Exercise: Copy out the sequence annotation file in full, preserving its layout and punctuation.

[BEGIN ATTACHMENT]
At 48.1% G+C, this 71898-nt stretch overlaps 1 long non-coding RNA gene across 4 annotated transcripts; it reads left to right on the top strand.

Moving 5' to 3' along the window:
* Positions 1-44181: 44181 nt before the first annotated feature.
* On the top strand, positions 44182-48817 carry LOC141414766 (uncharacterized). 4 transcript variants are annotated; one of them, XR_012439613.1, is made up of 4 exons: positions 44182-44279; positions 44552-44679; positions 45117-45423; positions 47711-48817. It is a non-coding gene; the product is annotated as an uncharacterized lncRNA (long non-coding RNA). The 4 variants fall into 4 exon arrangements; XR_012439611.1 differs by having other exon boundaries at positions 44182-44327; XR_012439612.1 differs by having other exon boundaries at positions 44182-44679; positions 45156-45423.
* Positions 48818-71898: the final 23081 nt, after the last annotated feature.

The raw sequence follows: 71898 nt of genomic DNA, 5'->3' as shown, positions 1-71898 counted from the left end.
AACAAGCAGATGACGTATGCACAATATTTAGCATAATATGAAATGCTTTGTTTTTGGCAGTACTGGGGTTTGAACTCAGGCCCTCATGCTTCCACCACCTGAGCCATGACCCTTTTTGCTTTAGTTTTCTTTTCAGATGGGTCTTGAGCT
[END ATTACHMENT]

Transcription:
At 48.1% G+C, this 71898-nt stretch overlaps 1 long non-coding RNA gene across 4 annotated transcripts; it reads left to right on the top strand.

Moving 5' to 3' along the window:
* Positions 1-44181: 44181 nt before the first annotated feature.
* On the top strand, positions 44182-48817 carry LOC141414766 (uncharacterized). 4 transcript variants are annotated; one of them, XR_012439613.1, is made up of 4 exons: positions 44182-44279; positions 44552-44679; positions 45117-45423; positions 47711-48817. It is a non-coding gene; the product is annotated as an uncharacterized lncRNA (long non-coding RNA). The 4 variants fall into 4 exon arrangements; XR_012439611.1 differs by having other exon boundaries at positions 44182-44327; XR_012439612.1 differs by having other exon boundaries at positions 44182-44679; positions 45156-45423.
* Positions 48818-71898: the final 23081 nt, after the last annotated feature.

The raw sequence follows: 71898 nt of genomic DNA, 5'->3' as shown, positions 1-71898 counted from the left end.
AACAAGCAGATGACGTATGCACAATATTTAGCATAATATGAAATGCTTTGTTTTTGGCAGTACTGGGGTTTGAACTCAGGCCCTCATGCTTCCACCACCTGAGCCATGACCCTTTTTGCTTTAGTTTTCTTTTCAGATGGGTCTTGAGCT